I’ll take those bouncing balls anytime.

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“Watertown Arsenal, building -71 (Watertown, MA)” by Jack E. Boucher

“Watertown Arsenal, building -71 (Watertown, MA)” by Jack E. Boucher

I lived in the Watertown Army Arsenal — just outside Boston, Massachusetts — during the mid fifties. The arsenal employed thousands of civilian workers who fabricated Honest John missiles. Every day at 5 o’clock a shift change whistle shrieked from the tops of the foundries. A few minutes later the sidewalks swarmed with an assortment of folks heading for one of the several gates that led to the worker parking lots, and… home.

Most of these sidewalks were steam-vented, lined with a vast network of mature hedges containing secret forts and passageways known only to us kids. I remember hiding in the bushes beside the apple-tree-orchard parade ground, watching the adults rushing by. As they passed, I made up stories about the secret lives they led outside the arsenal gates. The short man smoking a cigar is a first base umpire for the Boston Red Sox. The guy scurrying like a weasel behind him is a jockey. The fat man with the shiny lunch box plays the cello for the Boston Symphony. The guy mopping his brow with a handkerchief sells hot dogs at the hockey rink. The woman in the red scarf teaches ballet lessons at night.

You get the idea.

Nowhere in my make-believe world did I realize the guy with the cigar is worried about how to pay for his son’s second semester college tuition due in a week; that the rushing weasel is a Boy Scout leader who needs to get across town in less than an hour; that the cello player’s mother is dying in a hospital he can’t afford; that the hot dog man is about to get fired; that the woman in red just had the car she’s heading for repossessed: that ALL of these scurrying people are just trying to GET BY as best they can.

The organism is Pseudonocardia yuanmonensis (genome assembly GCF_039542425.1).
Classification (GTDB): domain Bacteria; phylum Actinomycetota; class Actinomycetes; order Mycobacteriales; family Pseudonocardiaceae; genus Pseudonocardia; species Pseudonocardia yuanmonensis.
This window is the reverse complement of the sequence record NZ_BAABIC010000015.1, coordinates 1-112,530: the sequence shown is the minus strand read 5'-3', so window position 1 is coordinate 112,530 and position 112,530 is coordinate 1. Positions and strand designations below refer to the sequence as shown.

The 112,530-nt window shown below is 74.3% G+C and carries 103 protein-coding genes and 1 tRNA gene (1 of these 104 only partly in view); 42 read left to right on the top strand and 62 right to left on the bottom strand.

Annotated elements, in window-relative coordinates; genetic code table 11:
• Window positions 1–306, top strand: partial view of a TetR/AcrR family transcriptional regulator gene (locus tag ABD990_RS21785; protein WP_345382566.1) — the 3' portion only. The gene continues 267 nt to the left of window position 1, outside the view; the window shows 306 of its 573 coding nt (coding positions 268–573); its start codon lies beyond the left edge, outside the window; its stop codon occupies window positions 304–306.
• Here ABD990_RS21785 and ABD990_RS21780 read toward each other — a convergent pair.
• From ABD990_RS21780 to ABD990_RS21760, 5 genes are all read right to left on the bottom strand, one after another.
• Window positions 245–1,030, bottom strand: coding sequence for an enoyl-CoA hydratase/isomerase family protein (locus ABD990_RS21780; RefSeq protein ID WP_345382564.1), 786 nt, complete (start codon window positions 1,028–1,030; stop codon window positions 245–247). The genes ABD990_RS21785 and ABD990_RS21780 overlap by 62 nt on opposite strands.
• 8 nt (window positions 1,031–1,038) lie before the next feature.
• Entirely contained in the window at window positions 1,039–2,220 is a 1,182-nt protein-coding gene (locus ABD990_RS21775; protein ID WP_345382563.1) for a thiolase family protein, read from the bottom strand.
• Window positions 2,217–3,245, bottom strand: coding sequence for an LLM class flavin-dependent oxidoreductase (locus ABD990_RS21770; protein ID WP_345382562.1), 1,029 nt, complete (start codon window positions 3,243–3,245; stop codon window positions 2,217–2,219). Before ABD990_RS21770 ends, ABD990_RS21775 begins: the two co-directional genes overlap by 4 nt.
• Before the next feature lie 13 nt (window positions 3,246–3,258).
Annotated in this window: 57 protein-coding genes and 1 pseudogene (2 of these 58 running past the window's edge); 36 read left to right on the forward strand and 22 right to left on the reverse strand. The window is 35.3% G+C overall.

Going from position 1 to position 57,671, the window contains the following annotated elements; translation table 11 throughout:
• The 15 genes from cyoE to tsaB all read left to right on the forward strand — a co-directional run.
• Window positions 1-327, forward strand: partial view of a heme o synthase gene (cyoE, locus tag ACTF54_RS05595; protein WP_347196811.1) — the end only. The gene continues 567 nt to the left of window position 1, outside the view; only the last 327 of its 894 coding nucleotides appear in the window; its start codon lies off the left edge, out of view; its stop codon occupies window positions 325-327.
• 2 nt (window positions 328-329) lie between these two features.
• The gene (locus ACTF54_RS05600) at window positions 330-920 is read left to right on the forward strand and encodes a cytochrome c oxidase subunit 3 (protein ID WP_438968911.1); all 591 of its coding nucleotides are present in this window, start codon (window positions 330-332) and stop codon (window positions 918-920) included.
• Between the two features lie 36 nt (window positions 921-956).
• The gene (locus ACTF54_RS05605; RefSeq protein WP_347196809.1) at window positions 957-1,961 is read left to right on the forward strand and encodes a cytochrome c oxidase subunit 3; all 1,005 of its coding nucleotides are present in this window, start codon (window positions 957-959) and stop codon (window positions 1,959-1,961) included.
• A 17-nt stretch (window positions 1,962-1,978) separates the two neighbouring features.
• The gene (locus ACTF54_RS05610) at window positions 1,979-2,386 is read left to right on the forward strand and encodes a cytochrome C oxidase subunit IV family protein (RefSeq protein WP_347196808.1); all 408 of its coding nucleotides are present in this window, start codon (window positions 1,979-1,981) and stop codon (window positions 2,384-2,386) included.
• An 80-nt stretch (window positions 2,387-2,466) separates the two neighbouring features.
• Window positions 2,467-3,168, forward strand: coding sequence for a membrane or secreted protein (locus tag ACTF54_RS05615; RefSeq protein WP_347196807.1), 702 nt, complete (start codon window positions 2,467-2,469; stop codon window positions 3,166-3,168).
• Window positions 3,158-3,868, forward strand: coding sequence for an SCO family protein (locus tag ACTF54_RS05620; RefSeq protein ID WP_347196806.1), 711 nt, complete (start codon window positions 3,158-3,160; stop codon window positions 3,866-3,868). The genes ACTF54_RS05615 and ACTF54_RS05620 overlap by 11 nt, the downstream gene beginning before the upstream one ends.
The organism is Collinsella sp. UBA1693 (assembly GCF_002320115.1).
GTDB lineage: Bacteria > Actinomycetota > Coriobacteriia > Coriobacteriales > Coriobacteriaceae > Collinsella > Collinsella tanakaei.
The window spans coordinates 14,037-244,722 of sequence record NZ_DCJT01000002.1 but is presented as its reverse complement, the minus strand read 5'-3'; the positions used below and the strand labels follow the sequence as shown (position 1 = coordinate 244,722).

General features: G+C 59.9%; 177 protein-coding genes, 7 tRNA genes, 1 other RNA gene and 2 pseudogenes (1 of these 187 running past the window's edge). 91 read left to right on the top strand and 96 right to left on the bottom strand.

After the sidewalks cleared, I would crawl from the security of the hedge rows and forget about the stories I had just made up. Instead, I dusted off my clothes and headed for my house at the top of the hill, knowing that Mom was cooking something great for dinner, and that Ozzie and Harriet would be on TV later that night, showing us that all problems everywhere could be solved at a dinner table piled high with mashed potatoes and roast beef.

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(edited from 1999)

Tonight I walked around my neighborhood just before midnight. In the crisp air, Christmas tree lights sparkled through loosely shaded windows, surrounded by more glimmerings carefully arranged on outdoor shrubbery and perimeters of shadowy houses. Inside, families slept — tossing and turning — awaiting the promise of Christmas morning.

This year it seems more neighbors have taken the time to decorate their already extraordinary landscapes, paying more attention to detail than they did last season. Some homes are draped in strands of lights so delicate they shimmer like neon spider webs; others are shaped into Christmas menageries, each as unique as the crystalline patterns of snowflakes. In vacant lots, treetops gracefully arch their skeletal fingertips against the winking background of stars, not to be outdone by the twinkling mechanical lights below.

It was a fanciful midnight feast.

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I have promised myself a zillion times that I would never be without a  snapshot camera within reach here at the lake, because you never know when something monumental will happen.